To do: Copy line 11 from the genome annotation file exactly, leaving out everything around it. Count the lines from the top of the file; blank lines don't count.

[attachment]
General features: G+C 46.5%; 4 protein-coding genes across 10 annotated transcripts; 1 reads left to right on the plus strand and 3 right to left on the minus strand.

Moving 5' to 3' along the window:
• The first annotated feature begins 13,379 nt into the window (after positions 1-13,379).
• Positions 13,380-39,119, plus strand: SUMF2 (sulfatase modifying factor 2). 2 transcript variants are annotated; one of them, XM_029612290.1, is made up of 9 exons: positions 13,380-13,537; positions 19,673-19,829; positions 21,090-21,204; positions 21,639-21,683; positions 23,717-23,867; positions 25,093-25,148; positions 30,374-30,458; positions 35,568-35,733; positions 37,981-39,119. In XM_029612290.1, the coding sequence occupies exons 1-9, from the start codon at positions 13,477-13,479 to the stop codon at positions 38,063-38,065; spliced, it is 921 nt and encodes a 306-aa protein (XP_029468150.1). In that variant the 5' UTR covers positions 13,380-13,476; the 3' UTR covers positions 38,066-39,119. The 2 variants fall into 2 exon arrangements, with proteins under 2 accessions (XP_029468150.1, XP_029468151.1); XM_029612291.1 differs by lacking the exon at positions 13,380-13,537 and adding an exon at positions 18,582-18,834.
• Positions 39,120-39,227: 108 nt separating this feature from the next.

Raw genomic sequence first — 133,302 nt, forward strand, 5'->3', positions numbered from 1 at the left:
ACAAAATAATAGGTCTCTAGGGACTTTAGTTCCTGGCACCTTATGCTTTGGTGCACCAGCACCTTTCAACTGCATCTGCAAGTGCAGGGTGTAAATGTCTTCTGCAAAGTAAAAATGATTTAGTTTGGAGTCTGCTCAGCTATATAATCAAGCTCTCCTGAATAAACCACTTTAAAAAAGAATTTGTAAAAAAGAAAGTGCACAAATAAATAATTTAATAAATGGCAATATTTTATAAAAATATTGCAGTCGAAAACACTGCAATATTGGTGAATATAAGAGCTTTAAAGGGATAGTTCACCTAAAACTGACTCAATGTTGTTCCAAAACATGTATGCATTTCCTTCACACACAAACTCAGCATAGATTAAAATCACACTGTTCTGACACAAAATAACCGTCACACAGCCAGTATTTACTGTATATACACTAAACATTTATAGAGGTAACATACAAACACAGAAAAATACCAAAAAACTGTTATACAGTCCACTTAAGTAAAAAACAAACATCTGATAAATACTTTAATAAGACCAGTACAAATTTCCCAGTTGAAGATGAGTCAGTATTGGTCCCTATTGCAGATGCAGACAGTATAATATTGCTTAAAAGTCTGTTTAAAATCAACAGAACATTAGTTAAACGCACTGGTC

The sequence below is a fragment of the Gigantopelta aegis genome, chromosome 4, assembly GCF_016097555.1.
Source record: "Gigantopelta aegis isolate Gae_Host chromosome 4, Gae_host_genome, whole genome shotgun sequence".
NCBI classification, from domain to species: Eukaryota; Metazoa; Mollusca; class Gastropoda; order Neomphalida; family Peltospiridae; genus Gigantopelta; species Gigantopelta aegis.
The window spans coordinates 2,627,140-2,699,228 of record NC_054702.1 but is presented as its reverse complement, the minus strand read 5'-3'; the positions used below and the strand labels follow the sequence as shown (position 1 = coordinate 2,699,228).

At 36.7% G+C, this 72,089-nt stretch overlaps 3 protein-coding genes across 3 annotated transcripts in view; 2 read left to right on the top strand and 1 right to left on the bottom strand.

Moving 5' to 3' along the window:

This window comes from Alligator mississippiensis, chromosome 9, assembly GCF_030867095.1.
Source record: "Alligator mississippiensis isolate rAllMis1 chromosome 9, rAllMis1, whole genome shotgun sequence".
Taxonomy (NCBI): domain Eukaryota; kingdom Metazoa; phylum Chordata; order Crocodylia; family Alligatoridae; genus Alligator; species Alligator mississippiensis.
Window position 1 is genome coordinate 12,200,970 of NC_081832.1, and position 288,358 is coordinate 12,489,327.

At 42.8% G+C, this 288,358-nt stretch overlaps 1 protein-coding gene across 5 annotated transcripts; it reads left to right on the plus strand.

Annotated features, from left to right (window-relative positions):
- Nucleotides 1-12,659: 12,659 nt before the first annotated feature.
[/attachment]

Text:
The window spans coordinates 2,627,140-2,699,228 of record NC_054702.1 but is presented as its reverse complement, the minus strand read 5'-3'; the positions used below and the strand labels follow the sequence as shown (position 1 = coordinate 2,699,228).